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It’s been just over one year since I helped to produce a globally televised KISS concert in Dubai on New Year’s Eve 2020. We brought people from all over the world to collaborate with people from the local community to create a diverse and unforgettable experience that won awards for it’s video production value.
There’s no hotter format than video right now, and studies show that 33 percent of all online activity is spent watching them. As appealing as they can be to consume, creating fresh content can be a struggle for many businesses to maintain. All too often the creative process can be mystified, but in truth, it’s all about putting the right environment and team together so ideas can flow freely.
Video production in particular requires individuals with different skill sets to come together to produce something that any sole individual would be hard-pressed to create on their own. Productions call for an experienced team of videographers, editors and more just to get out of the gate, let alone turn in a quality product.
While diverse skills are widely regarded as necessary, it’s become more evident that diverse worker backgrounds boost the overall creative potential of a project as well. Diversity has emerged as a key component of creativity by business leaders around the world, and by embracing it in the workplace, the rate and quality of creative output trends upwards.
1. A diverse crew has more experiences to draw upon
Studies show that teams with diverse members are 70 percent more likely to capture new markets with their projects. The reasoning follows that by having more diverse members able to add their personal input, the overall well of experiences to draw upon is both wider and deeper than a team composed of similar individuals.
This trend is reflected by industry leaders, as Google releases annual reports on their internal diversity metrics, and shares insights on how hiring from a wider pool of candidates have positively affected their business. Rates of hiring minorities have steadily climbed year over year, and they have outlined concrete diversity goals to be met by 2025.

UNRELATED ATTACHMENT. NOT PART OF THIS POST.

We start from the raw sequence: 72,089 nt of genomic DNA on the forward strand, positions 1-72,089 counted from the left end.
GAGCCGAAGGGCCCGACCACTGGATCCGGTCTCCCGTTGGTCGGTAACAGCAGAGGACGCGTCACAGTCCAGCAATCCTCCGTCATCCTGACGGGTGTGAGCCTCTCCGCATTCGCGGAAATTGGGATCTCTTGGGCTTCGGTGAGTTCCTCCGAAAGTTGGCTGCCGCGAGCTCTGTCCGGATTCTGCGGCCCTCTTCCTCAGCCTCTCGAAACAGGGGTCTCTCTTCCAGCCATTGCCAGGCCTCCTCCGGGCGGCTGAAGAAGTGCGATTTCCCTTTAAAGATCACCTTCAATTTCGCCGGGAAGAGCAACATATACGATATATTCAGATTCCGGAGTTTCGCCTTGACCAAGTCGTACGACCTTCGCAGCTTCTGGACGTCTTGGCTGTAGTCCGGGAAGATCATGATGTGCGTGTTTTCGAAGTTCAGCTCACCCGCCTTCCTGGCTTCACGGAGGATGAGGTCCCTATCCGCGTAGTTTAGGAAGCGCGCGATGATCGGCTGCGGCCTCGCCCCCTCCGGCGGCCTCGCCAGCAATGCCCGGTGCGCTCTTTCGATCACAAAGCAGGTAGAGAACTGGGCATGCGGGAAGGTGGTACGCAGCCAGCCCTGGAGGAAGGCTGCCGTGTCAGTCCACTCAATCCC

Google cites this as one of the contributing factors for their impressive 61.58 percent, year-over-year growth rate. While each production and business has its own specific needs in terms of team member abilities, one thing they all have in common is benefiting from multiple perspectives being present throughout the creative process.
2. It causes reflections, which leads to innovation
When working with diverse team members, individuals can’t help but reflect on the different circumstances that surround each colleague. These internal team dynamics encourage an innovative thought process as the members must compromise and work with one another throughout production.
The end result from all the back and forth is a more creatively fueled project that’s likely to appeal to a wider demographic. A recent phone call with Bereket Taffese, co-founder and CEO of Gebeya Media, helped illustrate this concept first-hand:
“While our studio HQ is based in Ethiopia, our team and clients are located around the world. Every day we work to incorporate the thoughts and concerns of so many backgrounds — race, age and cultural values. By bringing about such different viewpoints all under one roof for a project, we find an increase in innovative and creative ideas.”
Continued Tafesse, “We incorporate these insights into our video projects, and feel like the final product benefits from us doing so. When you are working towards putting forth inspiring video content. You need all hands on deck to reflect and see how they can best contribute.”
Putting together teams from diverse backgrounds creates a unique mix, one that’s unique from any other, and ultimately a more interesting piece of content for the viewer to enjoy.
3. Diversity increases empathy and trust between team members
Trust is a necessary foundational block for any creative team to function, and it can be built by honest communication. Once colleagues empathize with the conditions and lives of one another, they are more likely to share their ideas and concerns.
Cohesive cooperation, an increase in focus, and higher levels of creativity are psychologically linked to trust, so instilling this from day one in any effort is vital to overcome differences in an individual’s mindset.
With video production in particular each part of the team must have trust in areas beyond their immediate reach, and in the creative vision as a whole. Once the initial reservations are overcome between team members, the diversity of the team’s skills and background becomes one of its most powerful assets.
From the top-level down this sentiment is shared, as 91 percent of CEOs believe empathy directly leads to better financial performance. This is why so many industries go to great lengths to ensure that their teams communicate effectively and empathize with departments beyond their own. It’s a bonus to the bottom line of a company, but also to the creative potential of a project.
Creativity and diversity are intertwined far more deeply than one might imagine at first glance. Ensuring productions receive feedback from different points of view is a trend unlikely to change in the foreseeable future as it consistently yields such positive results.
Video productions in particular creatively soar from receiving this kind of input, but all creative projects can benefit from teams that make an effort to hear from diverse sources.